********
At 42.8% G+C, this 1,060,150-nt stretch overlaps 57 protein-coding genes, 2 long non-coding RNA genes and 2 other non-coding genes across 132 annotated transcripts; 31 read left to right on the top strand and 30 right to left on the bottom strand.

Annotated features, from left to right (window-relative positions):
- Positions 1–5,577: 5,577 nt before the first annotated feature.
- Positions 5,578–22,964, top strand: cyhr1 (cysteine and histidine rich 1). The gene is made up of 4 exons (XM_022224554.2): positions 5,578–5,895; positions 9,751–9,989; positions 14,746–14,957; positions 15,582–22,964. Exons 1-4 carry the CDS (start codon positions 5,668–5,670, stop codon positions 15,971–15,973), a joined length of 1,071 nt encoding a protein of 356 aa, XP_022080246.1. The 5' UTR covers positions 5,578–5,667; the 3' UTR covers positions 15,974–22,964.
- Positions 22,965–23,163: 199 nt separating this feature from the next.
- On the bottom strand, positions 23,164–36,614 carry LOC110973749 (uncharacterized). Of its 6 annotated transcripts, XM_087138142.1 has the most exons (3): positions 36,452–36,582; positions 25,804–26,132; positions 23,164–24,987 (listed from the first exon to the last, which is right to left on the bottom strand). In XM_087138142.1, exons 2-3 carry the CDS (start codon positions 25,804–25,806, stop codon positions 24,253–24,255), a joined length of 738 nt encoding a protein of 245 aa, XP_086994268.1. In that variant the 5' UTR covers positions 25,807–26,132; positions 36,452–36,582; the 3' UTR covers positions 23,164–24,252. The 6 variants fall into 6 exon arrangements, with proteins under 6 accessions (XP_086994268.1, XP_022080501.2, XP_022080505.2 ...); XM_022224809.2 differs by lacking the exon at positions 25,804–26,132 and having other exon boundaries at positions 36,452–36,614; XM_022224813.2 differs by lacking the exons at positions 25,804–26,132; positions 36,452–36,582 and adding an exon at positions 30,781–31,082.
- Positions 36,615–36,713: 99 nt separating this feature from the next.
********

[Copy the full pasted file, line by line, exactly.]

At 42.8% G+C, this 1,060,150-nt stretch overlaps 57 protein-coding genes, 2 long non-coding RNA genes and 2 other non-coding genes across 132 annotated transcripts; 31 read left to right on the top strand and 30 right to left on the bottom strand.

Annotated features, from left to right (window-relative positions):
- Positions 1–5,577: 5,577 nt before the first annotated feature.
- Positions 5,578–22,964, top strand: cyhr1 (cysteine and histidine rich 1). The gene is made up of 4 exons (XM_022224554.2): positions 5,578–5,895; positions 9,751–9,989; positions 14,746–14,957; positions 15,582–22,964. Exons 1-4 carry the CDS (start codon positions 5,668–5,670, stop codon positions 15,971–15,973), a joined length of 1,071 nt encoding a protein of 356 aa, XP_022080246.1. The 5' UTR covers positions 5,578–5,667; the 3' UTR covers positions 15,974–22,964.
- Positions 22,965–23,163: 199 nt separating this feature from the next.
- On the bottom strand, positions 23,164–36,614 carry LOC110973749 (uncharacterized). Of its 6 annotated transcripts, XM_087138142.1 has the most exons (3): positions 36,452–36,582; positions 25,804–26,132; positions 23,164–24,987 (listed from the first exon to the last, which is right to left on the bottom strand). In XM_087138142.1, exons 2-3 carry the CDS (start codon positions 25,804–25,806, stop codon positions 24,253–24,255), a joined length of 738 nt encoding a protein of 245 aa, XP_086994268.1. In that variant the 5' UTR covers positions 25,807–26,132; positions 36,452–36,582; the 3' UTR covers positions 23,164–24,252. The 6 variants fall into 6 exon arrangements, with proteins under 6 accessions (XP_086994268.1, XP_022080501.2, XP_022080505.2 ...); XM_022224809.2 differs by lacking the exon at positions 25,804–26,132 and having other exon boundaries at positions 36,452–36,614; XM_022224813.2 differs by lacking the exons at positions 25,804–26,132; positions 36,452–36,582 and adding an exon at positions 30,781–31,082.
- Positions 36,615–36,713: 99 nt separating this feature from the next.